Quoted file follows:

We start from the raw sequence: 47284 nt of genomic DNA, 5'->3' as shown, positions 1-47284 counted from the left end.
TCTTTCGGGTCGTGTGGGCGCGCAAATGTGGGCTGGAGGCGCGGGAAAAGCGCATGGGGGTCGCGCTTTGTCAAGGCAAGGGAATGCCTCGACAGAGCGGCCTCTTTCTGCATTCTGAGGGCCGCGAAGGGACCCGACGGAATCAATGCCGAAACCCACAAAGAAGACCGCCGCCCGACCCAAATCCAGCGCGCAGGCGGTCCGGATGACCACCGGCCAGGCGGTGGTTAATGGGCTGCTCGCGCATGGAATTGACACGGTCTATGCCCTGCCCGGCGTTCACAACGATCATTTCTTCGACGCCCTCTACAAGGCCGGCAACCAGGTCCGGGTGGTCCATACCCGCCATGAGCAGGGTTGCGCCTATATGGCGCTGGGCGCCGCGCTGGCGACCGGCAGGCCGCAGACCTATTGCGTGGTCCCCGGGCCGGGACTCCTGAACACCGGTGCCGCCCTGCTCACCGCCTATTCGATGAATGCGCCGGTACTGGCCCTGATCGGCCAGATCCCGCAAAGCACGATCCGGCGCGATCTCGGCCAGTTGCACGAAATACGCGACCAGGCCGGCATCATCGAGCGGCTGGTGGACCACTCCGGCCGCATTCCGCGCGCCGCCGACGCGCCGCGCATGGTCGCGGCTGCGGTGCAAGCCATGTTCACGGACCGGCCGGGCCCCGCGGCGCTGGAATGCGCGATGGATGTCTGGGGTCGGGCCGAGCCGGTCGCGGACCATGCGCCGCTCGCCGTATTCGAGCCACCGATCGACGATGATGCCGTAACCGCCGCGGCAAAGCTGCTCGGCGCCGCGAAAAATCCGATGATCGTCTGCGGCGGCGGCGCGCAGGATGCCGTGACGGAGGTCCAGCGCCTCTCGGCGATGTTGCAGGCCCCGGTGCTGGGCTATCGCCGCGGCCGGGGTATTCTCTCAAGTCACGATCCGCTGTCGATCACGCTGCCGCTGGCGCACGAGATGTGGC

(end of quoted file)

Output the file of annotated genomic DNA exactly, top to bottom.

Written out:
We start from the raw sequence: 47284 nt of genomic DNA, 5'->3' as shown, positions 1-47284 counted from the left end.
TCTTTCGGGTCGTGTGGGCGCGCAAATGTGGGCTGGAGGCGCGGGAAAAGCGCATGGGGGTCGCGCTTTGTCAAGGCAAGGGAATGCCTCGACAGAGCGGCCTCTTTCTGCATTCTGAGGGCCGCGAAGGGACCCGACGGAATCAATGCCGAAACCCACAAAGAAGACCGCCGCCCGACCCAAATCCAGCGCGCAGGCGGTCCGGATGACCACCGGCCAGGCGGTGGTTAATGGGCTGCTCGCGCATGGAATTGACACGGTCTATGCCCTGCCCGGCGTTCACAACGATCATTTCTTCGACGCCCTCTACAAGGCCGGCAACCAGGTCCGGGTGGTCCATACCCGCCATGAGCAGGGTTGCGCCTATATGGCGCTGGGCGCCGCGCTGGCGACCGGCAGGCCGCAGACCTATTGCGTGGTCCCCGGGCCGGGACTCCTGAACACCGGTGCCGCCCTGCTCACCGCCTATTCGATGAATGCGCCGGTACTGGCCCTGATCGGCCAGATCCCGCAAAGCACGATCCGGCGCGATCTCGGCCAGTTGCACGAAATACGCGACCAGGCCGGCATCATCGAGCGGCTGGTGGACCACTCCGGCCGCATTCCGCGCGCCGCCGACGCGCCGCGCATGGTCGCGGCTGCGGTGCAAGCCATGTTCACGGACCGGCCGGGCCCCGCGGCGCTGGAATGCGCGATGGATGTCTGGGGTCGGGCCGAGCCGGTCGCGGACCATGCGCCGCTCGCCGTATTCGAGCCACCGATCGACGATGATGCCGTAACCGCCGCGGCAAAGCTGCTCGGCGCCGCGAAAAATCCGATGATCGTCTGCGGCGGCGGCGCGCAGGATGCCGTGACGGAGGTCCAGCGCCTCTCGGCGATGTTGCAGGCCCCGGTGCTGGGCTATCGCCGCGGCCGGGGTATTCTCTCAAGTCACGATCCGCTGTCGATCACGCTGCCGCTGGCGCACGAGATGTGGC